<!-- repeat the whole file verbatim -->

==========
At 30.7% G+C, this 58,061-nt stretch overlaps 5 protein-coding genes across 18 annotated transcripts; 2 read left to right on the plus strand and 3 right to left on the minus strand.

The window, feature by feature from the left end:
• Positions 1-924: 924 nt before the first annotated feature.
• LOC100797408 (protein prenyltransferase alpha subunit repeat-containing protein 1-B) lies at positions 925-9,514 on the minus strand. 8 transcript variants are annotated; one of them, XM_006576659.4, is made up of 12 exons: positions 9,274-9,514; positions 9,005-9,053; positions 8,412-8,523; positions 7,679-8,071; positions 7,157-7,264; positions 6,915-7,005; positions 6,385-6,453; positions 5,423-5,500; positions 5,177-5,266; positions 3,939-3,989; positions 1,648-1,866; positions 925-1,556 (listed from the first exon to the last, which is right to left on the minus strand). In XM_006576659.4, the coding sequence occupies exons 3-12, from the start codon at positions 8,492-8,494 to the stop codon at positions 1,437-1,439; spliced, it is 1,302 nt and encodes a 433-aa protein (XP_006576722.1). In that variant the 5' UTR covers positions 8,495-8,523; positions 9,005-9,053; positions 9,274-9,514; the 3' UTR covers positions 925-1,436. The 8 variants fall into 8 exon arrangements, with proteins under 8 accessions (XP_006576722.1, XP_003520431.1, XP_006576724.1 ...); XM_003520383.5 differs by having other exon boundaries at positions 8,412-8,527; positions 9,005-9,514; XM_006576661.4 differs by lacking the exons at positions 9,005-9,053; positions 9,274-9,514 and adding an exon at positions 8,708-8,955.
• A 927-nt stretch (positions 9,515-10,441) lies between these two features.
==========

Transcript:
At 30.7% G+C, this 58,061-nt stretch overlaps 5 protein-coding genes across 18 annotated transcripts; 2 read left to right on the plus strand and 3 right to left on the minus strand.

The window, feature by feature from the left end:
• Positions 1-924: 924 nt before the first annotated feature.
• LOC100797408 (protein prenyltransferase alpha subunit repeat-containing protein 1-B) lies at positions 925-9,514 on the minus strand. 8 transcript variants are annotated; one of them, XM_006576659.4, is made up of 12 exons: positions 9,274-9,514; positions 9,005-9,053; positions 8,412-8,523; positions 7,679-8,071; positions 7,157-7,264; positions 6,915-7,005; positions 6,385-6,453; positions 5,423-5,500; positions 5,177-5,266; positions 3,939-3,989; positions 1,648-1,866; positions 925-1,556 (listed from the first exon to the last, which is right to left on the minus strand). In XM_006576659.4, the coding sequence occupies exons 3-12, from the start codon at positions 8,492-8,494 to the stop codon at positions 1,437-1,439; spliced, it is 1,302 nt and encodes a 433-aa protein (XP_006576722.1). In that variant the 5' UTR covers positions 8,495-8,523; positions 9,005-9,053; positions 9,274-9,514; the 3' UTR covers positions 925-1,436. The 8 variants fall into 8 exon arrangements, with proteins under 8 accessions (XP_006576722.1, XP_003520431.1, XP_006576724.1 ...); XM_003520383.5 differs by having other exon boundaries at positions 8,412-8,527; positions 9,005-9,514; XM_006576661.4 differs by lacking the exons at positions 9,005-9,053; positions 9,274-9,514 and adding an exon at positions 8,708-8,955.
• A 927-nt stretch (positions 9,515-10,441) lies between these two features.